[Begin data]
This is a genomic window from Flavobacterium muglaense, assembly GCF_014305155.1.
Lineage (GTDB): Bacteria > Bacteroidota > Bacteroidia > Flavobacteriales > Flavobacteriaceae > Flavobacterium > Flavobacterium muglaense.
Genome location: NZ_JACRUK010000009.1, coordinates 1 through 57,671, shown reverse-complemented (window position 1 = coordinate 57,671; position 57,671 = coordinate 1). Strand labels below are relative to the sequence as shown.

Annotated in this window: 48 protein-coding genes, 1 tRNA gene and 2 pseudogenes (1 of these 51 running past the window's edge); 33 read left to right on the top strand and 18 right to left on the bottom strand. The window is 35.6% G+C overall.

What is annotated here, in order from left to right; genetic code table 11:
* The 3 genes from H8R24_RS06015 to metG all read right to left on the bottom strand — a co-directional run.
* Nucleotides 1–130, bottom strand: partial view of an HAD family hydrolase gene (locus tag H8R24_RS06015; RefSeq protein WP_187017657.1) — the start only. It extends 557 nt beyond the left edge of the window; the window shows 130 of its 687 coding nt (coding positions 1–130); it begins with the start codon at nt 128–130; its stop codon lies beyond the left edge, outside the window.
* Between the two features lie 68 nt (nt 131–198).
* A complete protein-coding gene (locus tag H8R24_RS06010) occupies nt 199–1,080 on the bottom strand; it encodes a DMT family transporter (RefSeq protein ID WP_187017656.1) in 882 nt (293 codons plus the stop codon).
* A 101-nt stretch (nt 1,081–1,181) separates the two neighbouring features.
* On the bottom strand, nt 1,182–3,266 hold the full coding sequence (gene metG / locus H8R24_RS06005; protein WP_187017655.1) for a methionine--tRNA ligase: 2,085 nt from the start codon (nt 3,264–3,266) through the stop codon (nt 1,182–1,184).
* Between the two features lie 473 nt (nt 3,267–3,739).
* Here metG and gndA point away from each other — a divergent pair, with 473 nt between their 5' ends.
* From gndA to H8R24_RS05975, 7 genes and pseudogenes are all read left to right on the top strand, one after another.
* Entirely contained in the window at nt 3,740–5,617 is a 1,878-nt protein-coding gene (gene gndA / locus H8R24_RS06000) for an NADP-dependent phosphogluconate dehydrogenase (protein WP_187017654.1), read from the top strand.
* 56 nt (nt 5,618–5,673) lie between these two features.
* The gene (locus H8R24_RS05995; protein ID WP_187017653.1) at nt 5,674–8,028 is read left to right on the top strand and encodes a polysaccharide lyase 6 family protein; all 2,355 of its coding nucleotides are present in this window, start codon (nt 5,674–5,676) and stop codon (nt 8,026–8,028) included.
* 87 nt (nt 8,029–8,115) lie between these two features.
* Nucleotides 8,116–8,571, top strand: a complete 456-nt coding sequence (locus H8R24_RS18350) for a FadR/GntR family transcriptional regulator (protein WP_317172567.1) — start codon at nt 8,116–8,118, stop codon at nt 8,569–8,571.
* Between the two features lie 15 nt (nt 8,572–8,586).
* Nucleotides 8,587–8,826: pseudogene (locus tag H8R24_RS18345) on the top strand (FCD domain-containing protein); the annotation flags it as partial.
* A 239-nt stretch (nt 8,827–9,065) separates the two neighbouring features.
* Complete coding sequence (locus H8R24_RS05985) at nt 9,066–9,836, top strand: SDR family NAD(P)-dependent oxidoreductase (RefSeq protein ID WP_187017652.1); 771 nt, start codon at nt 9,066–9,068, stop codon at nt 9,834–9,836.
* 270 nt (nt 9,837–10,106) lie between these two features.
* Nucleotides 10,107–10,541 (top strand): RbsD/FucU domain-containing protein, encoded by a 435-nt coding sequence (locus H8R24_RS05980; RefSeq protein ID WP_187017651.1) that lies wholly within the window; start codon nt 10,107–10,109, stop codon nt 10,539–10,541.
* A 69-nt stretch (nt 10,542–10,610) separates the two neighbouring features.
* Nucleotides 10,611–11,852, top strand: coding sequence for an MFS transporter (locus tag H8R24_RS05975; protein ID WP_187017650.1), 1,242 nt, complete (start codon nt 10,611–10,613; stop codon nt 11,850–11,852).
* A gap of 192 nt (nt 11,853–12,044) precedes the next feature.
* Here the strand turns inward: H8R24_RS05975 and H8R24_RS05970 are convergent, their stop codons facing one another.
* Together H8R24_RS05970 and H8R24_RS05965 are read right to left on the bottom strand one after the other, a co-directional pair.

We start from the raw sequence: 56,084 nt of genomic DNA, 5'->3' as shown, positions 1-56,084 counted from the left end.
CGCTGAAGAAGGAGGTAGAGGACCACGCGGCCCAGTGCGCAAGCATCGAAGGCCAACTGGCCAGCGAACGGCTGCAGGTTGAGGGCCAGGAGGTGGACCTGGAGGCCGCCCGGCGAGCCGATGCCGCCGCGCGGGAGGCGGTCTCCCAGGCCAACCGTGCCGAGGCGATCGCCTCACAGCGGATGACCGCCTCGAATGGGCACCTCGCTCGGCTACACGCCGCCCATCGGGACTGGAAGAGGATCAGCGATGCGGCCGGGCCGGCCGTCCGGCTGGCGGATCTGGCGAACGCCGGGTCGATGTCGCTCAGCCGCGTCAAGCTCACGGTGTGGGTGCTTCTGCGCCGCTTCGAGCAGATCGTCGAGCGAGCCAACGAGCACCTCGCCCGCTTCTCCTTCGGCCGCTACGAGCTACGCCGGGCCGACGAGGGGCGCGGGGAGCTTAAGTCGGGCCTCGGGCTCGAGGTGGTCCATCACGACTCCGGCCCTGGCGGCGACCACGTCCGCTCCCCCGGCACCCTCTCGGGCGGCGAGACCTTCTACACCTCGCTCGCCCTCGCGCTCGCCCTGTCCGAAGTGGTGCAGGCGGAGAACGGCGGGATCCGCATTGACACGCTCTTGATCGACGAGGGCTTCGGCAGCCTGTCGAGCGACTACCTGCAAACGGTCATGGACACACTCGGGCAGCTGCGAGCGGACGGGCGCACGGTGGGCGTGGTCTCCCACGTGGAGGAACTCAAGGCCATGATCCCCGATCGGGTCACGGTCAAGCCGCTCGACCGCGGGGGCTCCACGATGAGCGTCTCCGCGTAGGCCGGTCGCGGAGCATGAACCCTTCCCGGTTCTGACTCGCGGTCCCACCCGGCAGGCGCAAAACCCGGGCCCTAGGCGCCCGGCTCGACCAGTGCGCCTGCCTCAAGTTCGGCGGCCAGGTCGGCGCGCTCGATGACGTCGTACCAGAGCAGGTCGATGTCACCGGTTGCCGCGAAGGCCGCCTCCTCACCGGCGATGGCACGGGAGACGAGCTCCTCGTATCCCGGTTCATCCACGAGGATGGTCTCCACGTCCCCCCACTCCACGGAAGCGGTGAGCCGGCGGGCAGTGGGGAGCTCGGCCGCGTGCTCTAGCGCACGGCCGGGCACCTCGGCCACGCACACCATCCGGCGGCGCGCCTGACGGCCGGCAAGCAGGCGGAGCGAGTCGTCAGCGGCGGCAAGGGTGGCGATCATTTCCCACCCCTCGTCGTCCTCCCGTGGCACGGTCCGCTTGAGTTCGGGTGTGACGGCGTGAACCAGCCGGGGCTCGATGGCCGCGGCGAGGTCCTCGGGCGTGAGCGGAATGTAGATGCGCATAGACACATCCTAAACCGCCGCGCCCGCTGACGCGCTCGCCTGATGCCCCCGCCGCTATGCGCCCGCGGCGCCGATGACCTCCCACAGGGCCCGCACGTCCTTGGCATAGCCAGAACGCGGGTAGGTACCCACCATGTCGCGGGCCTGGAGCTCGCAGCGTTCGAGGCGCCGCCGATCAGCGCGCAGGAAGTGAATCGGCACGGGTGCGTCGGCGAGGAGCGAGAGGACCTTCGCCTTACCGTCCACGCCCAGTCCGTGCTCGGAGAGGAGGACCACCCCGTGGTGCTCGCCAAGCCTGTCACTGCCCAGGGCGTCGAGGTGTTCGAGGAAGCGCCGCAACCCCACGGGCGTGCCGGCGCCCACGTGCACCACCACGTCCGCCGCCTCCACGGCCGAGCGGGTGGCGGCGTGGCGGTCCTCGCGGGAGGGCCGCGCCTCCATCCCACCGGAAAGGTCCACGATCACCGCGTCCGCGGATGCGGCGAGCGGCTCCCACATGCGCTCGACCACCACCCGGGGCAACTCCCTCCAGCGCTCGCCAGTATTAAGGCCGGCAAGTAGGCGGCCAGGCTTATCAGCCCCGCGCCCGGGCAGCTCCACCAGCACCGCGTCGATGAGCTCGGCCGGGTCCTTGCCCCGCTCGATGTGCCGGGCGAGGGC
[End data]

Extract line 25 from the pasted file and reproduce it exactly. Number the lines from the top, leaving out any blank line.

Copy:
* Nucleotides 10,107–10,541 (top strand): RbsD/FucU domain-containing protein, encoded by a 435-nt coding sequence (locus H8R24_RS05980; RefSeq protein ID WP_187017651.1) that lies wholly within the window; start codon nt 10,107–10,109, stop codon nt 10,539–10,541.